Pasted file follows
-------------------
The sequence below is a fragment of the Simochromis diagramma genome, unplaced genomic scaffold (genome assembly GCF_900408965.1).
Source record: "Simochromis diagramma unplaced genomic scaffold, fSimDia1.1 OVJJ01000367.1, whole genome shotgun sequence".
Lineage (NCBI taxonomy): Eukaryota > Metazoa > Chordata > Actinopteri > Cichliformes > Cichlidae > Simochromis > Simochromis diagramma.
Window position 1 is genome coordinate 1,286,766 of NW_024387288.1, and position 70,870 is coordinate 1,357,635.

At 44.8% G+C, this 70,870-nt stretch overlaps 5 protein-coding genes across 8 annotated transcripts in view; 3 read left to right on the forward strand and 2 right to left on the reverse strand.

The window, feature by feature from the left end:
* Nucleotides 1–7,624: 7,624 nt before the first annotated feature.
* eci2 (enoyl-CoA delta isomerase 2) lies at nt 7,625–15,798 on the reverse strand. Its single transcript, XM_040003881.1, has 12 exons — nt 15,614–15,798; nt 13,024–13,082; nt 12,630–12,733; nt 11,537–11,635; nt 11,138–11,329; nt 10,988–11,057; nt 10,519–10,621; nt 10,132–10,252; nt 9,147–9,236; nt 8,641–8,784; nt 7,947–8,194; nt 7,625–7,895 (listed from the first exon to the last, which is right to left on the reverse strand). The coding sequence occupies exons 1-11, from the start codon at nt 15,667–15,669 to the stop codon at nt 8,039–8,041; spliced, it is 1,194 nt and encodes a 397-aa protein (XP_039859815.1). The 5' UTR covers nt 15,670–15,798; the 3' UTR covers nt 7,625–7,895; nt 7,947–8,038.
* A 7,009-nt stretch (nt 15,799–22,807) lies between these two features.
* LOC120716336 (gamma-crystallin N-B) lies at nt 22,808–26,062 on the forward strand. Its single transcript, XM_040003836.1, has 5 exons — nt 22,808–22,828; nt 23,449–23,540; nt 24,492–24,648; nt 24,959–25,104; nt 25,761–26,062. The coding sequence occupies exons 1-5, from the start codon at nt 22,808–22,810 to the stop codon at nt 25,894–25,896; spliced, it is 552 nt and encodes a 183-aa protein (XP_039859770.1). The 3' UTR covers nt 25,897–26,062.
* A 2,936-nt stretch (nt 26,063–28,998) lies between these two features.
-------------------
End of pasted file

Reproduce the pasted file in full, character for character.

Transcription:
The sequence below is a fragment of the Simochromis diagramma genome, unplaced genomic scaffold (genome assembly GCF_900408965.1).
Source record: "Simochromis diagramma unplaced genomic scaffold, fSimDia1.1 OVJJ01000367.1, whole genome shotgun sequence".
Lineage (NCBI taxonomy): Eukaryota > Metazoa > Chordata > Actinopteri > Cichliformes > Cichlidae > Simochromis > Simochromis diagramma.
Window position 1 is genome coordinate 1,286,766 of NW_024387288.1, and position 70,870 is coordinate 1,357,635.

At 44.8% G+C, this 70,870-nt stretch overlaps 5 protein-coding genes across 8 annotated transcripts in view; 3 read left to right on the forward strand and 2 right to left on the reverse strand.

The window, feature by feature from the left end:
* Nucleotides 1–7,624: 7,624 nt before the first annotated feature.
* eci2 (enoyl-CoA delta isomerase 2) lies at nt 7,625–15,798 on the reverse strand. Its single transcript, XM_040003881.1, has 12 exons — nt 15,614–15,798; nt 13,024–13,082; nt 12,630–12,733; nt 11,537–11,635; nt 11,138–11,329; nt 10,988–11,057; nt 10,519–10,621; nt 10,132–10,252; nt 9,147–9,236; nt 8,641–8,784; nt 7,947–8,194; nt 7,625–7,895 (listed from the first exon to the last, which is right to left on the reverse strand). The coding sequence occupies exons 1-11, from the start codon at nt 15,667–15,669 to the stop codon at nt 8,039–8,041; spliced, it is 1,194 nt and encodes a 397-aa protein (XP_039859815.1). The 5' UTR covers nt 15,670–15,798; the 3' UTR covers nt 7,625–7,895; nt 7,947–8,038.
* A 7,009-nt stretch (nt 15,799–22,807) lies between these two features.
* LOC120716336 (gamma-crystallin N-B) lies at nt 22,808–26,062 on the forward strand. Its single transcript, XM_040003836.1, has 5 exons — nt 22,808–22,828; nt 23,449–23,540; nt 24,492–24,648; nt 24,959–25,104; nt 25,761–26,062. The coding sequence occupies exons 1-5, from the start codon at nt 22,808–22,810 to the stop codon at nt 25,894–25,896; spliced, it is 552 nt and encodes a 183-aa protein (XP_039859770.1). The 3' UTR covers nt 25,897–26,062.
* A 2,936-nt stretch (nt 26,063–28,998) lies between these two features.